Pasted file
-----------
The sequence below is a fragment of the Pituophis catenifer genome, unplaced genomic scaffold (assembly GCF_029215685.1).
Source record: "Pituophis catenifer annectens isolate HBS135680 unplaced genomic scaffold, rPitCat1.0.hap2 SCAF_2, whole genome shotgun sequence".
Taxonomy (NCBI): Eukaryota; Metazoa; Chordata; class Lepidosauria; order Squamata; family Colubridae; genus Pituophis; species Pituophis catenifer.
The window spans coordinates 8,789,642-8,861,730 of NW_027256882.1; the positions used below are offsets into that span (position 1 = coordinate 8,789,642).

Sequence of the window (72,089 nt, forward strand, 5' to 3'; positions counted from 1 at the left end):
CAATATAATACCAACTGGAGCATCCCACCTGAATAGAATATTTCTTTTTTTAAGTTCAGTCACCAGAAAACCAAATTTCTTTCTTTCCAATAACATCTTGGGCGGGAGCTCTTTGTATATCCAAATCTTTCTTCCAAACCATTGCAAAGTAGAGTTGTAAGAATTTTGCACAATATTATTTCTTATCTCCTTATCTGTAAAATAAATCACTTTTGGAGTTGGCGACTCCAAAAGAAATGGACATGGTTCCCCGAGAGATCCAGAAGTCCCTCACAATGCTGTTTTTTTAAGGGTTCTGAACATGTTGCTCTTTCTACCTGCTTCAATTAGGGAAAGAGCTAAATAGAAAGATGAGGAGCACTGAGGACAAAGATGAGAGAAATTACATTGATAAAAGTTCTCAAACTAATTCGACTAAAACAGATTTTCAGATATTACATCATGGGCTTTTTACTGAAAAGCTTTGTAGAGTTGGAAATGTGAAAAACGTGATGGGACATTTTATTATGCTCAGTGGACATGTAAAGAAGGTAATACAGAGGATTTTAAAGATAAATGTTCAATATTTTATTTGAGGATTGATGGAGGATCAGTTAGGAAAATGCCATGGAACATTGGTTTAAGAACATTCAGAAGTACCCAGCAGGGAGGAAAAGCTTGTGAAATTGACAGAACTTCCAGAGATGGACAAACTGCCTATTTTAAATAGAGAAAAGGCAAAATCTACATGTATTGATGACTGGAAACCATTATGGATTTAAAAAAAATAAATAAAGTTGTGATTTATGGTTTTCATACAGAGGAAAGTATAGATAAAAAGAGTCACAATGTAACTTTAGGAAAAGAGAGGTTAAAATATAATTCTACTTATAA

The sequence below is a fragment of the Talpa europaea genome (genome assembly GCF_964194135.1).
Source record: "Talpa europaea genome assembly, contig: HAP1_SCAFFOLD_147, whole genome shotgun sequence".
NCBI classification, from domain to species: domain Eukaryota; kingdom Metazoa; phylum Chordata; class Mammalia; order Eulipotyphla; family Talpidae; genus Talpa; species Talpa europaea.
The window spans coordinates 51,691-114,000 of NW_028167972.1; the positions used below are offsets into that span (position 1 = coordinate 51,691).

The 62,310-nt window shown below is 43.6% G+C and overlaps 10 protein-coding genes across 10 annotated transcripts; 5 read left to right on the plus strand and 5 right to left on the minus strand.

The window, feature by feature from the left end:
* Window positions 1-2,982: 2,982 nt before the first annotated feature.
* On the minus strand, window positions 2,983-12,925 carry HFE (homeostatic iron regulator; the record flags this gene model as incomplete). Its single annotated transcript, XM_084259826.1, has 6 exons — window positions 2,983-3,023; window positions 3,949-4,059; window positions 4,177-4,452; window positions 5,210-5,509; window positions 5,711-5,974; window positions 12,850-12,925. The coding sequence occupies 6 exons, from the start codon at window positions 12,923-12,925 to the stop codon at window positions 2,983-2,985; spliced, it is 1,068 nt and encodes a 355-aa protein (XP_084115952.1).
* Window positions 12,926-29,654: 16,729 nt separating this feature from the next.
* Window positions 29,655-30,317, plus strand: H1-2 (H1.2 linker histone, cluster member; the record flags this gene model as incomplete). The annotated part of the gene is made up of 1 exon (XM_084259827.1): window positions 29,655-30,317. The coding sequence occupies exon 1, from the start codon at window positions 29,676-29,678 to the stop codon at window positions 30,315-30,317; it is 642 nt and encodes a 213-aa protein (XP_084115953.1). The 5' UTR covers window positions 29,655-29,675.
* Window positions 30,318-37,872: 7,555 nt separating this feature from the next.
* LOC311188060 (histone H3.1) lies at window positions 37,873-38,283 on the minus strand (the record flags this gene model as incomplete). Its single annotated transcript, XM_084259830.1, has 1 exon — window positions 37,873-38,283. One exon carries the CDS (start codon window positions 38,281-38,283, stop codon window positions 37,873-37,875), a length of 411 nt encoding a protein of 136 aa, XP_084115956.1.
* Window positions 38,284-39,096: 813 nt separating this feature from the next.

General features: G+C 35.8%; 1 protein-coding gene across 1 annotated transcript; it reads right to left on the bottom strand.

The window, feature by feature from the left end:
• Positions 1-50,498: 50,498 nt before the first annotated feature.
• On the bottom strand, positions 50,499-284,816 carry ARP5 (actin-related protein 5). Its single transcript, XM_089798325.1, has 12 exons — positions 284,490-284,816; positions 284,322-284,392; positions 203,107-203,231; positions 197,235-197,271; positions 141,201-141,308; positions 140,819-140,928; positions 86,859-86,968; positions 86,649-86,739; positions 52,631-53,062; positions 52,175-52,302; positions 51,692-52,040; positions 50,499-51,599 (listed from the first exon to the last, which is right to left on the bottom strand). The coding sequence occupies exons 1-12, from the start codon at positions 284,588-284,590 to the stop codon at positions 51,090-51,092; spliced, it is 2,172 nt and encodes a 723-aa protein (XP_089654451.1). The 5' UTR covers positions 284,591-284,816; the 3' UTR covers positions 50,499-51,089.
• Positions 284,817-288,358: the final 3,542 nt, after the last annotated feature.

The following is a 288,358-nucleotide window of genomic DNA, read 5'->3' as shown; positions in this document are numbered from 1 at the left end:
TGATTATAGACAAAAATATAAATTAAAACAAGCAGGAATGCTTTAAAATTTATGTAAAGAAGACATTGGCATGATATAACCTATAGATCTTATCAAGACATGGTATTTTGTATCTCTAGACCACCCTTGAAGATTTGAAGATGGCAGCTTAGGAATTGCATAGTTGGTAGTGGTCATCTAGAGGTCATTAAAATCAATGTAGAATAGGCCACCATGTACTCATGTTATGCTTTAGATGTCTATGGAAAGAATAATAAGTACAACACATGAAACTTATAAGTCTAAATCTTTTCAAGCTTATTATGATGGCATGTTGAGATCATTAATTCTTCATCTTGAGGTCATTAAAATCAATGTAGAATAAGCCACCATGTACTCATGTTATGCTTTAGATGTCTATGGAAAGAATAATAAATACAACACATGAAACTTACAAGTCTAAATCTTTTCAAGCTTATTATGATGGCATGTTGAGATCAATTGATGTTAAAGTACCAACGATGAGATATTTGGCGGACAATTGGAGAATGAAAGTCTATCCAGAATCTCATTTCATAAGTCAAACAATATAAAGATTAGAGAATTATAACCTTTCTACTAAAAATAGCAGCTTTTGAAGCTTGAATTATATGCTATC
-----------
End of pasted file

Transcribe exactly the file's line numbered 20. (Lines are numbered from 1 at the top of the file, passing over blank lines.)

General features: G+C 35.8%; 1 protein-coding gene across 1 annotated transcript; it reads right to left on the bottom strand.